The Person Who Delisted PT Wishes Things "Had Gone Differently"

The person who apparently pulled PT from distribution recently wrote about the experience, noting how they wished everything had “gone differently.” PT was released by Konami at Gamescom back in 2014 without any kind of build up or hype, simultaneously surprising and terrifying fans of the horror genre.

Hideo Kojima noted the eight year anniversary of PT earlier this week, prompting former Brand Manager at Konami Pearl Lai to share their experience. Lai claims to have been responsible for setting up the release of PT as well as ultimately pulling the plug.

“Fun fact,” Lai said. “Since I was the first party lead at the time at Konami, I helped get this product set up on the storefronts, fake publisher and everything. And I was the one who had to call Sony and ask them to take it down and block redownloads. That was a super fun conversation.”

PT was a playable teaser for what later wound up being a canceled entry in the Silent Hills franchise, a game spearheaded by Kojima. The title was released under the false name 7780s Studio. PT forced players to work together in order to solve a series of puzzles which revealed its true nature as a demo. Kojima went on to leave Konami, effectively killing the project. PT was removed from the PlayStation Store shortly afterwards.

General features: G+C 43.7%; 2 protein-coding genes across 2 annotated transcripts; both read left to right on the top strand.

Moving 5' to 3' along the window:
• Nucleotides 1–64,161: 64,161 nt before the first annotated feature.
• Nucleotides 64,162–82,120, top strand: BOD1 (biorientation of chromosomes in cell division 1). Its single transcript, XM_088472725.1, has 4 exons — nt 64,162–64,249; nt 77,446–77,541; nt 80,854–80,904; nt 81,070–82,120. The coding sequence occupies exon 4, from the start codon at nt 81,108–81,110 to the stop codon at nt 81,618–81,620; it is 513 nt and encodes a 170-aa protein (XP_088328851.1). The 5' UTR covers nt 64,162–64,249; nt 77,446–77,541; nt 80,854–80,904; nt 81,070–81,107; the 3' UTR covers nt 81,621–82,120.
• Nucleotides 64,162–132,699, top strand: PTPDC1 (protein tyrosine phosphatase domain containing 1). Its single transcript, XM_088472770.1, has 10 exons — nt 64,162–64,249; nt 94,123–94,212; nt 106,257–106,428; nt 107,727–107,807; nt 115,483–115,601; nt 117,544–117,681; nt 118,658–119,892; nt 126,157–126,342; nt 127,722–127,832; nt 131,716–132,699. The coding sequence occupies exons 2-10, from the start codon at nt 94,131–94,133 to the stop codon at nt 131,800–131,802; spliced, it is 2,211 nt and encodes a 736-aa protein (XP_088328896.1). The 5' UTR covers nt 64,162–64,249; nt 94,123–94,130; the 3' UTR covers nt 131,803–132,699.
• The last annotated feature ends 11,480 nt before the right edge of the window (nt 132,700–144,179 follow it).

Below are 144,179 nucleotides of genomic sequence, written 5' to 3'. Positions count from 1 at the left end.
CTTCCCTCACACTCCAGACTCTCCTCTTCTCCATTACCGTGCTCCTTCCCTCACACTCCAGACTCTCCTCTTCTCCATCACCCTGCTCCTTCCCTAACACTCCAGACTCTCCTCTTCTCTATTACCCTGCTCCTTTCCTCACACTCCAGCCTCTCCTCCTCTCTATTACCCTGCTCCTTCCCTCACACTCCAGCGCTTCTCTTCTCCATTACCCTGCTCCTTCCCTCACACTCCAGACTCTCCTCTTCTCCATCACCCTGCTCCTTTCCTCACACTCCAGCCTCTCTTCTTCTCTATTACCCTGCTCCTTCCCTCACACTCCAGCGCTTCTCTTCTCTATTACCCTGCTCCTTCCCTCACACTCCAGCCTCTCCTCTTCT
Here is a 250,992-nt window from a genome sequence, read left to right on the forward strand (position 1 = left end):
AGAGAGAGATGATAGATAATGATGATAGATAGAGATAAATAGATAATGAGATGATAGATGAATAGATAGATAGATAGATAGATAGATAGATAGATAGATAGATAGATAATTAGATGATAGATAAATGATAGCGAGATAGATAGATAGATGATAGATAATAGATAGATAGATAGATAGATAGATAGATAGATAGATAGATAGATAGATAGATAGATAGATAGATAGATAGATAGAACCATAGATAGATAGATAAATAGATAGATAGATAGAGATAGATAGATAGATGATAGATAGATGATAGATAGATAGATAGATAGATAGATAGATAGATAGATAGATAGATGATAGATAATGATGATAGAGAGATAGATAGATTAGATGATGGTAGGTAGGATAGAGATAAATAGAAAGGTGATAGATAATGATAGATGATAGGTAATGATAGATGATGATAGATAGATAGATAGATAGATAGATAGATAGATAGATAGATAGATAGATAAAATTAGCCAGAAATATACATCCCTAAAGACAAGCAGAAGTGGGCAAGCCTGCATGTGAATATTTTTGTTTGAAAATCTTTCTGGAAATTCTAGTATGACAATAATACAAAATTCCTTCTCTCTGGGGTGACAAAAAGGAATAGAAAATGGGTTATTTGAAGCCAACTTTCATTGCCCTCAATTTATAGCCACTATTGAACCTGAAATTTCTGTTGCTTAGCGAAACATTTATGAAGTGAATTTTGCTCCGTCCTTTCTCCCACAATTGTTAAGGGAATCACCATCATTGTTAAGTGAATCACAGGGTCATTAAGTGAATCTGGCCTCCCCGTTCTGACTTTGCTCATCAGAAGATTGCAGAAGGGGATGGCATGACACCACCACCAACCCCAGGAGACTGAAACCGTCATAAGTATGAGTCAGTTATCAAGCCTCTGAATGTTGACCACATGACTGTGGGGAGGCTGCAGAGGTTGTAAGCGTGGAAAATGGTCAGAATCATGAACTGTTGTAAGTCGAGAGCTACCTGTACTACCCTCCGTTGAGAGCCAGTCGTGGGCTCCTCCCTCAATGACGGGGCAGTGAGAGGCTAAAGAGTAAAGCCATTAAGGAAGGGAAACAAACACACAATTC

Lai answered several different questions about PT from the large community of players. When it comes to why the game was removed from the PlayStation Store, Lai was a little bit evasive, noting only that “I say this with love, because Konami.” The developer on the other hand remarked that it was a “tough situation” for everyone at the company. “Sony as always was fantastic to work with. It was a tough situation all around,” Lai said.

“It was a ride! Honestly, not a great situation all around. I really felt for Sony who had to bear the brunt of dealing with the situation.” Lai added that “it was definitely an interesting lesson in power and the importance of picking your battles in relationship management.”

When a player asked if getting Sony to remove the game was at all awkward, Lai responded that “awkward is right! We’d already gone through a lot to get it set up and got a lot of operational exceptions. And then to add the request to block redownload? More engineering workarounds. It was exciting to see people hype about it and see the work pay off, but in a way, also not.”

According to the developer, PT was the first game that Sony had been asked to remove and prevent redownloads. “Believe me, I wish it had gone differently, too. It was definitely really fun to be plotting this secret cool thing for the fans,” Lai pointed out. “It was amazing to see everyone come together to try to figure out the experience and see them come away with so much love for it! I'm super grateful I got to be a part of that in some small way.”

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